Tag Archives: Natural History Museum

Strange New Bat Species Found in Museum Pickle Jar

By Douglas Main | Octobe 31, 2015 In 1983, researcher Charles Francis collected a bat in northeastern Borneo that was brought to London’s Natural History Museum. There, it sat in a pickle jar full of alcohol for three decades. Within the last two years, scientists happened upon it and examined the specimen. After careful work, they determined it represented a new species that hadn’t been described before, and they dubbed it Francis’ woolly horseshoe bat (Rhinolophus francisi), after …

Megalodon shark tooth discovered in Croatia

By Hannah Osborne | August 28, 2015 A megalodon shark tooth has been discovered in Croatia along the banks of the Kupa river. Pictures of the prehistoric monster shark’s tooth show it is about the size of a man’s palm. Stjepan Sucec had been searching for shells when he came across the tooth near about 60 km from the capital Zagreb. Geologist Drazen Japundzic from the Natural History Museum in Zagreb later confirmed it is probably a tooth of a megalodon shark – or Carcharodon …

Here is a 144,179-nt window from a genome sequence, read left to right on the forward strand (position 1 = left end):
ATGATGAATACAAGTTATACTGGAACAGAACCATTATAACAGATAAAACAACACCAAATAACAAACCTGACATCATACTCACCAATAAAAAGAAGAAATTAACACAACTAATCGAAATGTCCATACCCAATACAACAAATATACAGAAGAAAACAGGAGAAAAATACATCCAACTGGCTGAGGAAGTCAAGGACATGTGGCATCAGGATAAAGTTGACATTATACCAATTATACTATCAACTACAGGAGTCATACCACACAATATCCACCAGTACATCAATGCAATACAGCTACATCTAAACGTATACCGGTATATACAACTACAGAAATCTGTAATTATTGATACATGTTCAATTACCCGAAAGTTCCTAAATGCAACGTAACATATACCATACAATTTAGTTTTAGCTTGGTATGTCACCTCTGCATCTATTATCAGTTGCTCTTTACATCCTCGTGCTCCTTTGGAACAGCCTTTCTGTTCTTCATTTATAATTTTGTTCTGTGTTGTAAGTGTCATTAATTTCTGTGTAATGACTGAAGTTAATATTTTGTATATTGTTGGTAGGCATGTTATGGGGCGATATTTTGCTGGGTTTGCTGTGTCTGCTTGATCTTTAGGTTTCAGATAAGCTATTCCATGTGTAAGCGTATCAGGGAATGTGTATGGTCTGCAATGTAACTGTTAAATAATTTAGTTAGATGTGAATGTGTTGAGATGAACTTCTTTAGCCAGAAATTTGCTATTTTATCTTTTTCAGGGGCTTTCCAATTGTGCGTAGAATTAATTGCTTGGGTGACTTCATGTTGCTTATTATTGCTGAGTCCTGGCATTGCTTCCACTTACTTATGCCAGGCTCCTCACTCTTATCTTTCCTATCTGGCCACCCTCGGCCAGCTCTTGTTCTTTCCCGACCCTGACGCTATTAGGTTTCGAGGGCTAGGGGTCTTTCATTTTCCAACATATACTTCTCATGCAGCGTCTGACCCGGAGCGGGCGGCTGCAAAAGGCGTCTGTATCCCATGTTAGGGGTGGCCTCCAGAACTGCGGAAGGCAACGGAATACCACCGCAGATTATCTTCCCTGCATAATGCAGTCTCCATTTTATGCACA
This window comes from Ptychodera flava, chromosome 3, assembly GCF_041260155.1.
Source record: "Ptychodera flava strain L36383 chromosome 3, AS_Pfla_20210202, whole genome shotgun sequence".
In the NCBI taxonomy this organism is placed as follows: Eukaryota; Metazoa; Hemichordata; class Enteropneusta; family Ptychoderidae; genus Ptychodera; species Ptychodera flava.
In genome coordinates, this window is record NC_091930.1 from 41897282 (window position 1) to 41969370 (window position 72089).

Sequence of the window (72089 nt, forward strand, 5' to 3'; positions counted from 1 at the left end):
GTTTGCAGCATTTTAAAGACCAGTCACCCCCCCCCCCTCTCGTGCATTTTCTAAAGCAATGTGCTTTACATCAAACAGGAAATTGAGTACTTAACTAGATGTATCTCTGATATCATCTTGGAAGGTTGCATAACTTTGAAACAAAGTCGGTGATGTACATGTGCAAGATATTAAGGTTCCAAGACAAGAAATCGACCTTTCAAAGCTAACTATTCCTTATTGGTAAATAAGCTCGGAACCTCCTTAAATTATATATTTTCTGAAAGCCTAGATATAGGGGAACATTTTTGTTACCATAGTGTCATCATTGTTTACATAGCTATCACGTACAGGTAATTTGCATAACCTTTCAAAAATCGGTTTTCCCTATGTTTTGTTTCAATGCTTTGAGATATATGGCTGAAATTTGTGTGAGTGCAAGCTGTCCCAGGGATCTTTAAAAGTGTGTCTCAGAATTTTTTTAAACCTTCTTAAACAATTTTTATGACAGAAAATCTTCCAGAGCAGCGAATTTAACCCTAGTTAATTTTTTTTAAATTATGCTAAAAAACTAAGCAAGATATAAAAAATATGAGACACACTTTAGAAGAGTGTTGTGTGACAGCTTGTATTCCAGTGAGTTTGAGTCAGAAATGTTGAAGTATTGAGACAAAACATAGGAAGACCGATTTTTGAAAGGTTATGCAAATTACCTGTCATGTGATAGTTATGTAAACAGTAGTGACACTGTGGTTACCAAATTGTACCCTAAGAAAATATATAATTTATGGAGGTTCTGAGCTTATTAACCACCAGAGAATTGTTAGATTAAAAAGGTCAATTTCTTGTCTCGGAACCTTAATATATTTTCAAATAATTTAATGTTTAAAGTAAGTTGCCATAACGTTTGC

L.A.’s Back-Yard Entomologists

By Nicola Twilley | July 7, 2015 It started with a bet. In 2013, Brian Brown, the curator of entomology at the Natural History Museum of Los Angeles County, told one of the museum’s trustees that he could find a new species of insect practically anywhere he looked. Her cynical response was, “Can you find one in my back yard?” Brown accepted the challenge, setting up a large, tent-like Malaise trap—named not for the emotion on which certain bugs seem to thrive but for the Swede who …

Class Field Trip Finds New Pillbug Species in L.A. : Discovery News

… as we saw this bumpy little guy, we knew it was something special that the researchers at NHM had to see, but my class and I had no idea we were looking at a new species,” said Natural History Museum of Los Angeles County  Dean Pentcheff in a press release. Two-Thirds Marine Species Remain Unknown The new marine pillbug (known as isopod to biologists) belongs to the family of pillbugs that are commonly found in the dirt in backyards across the country. Despite their name, these creatures …

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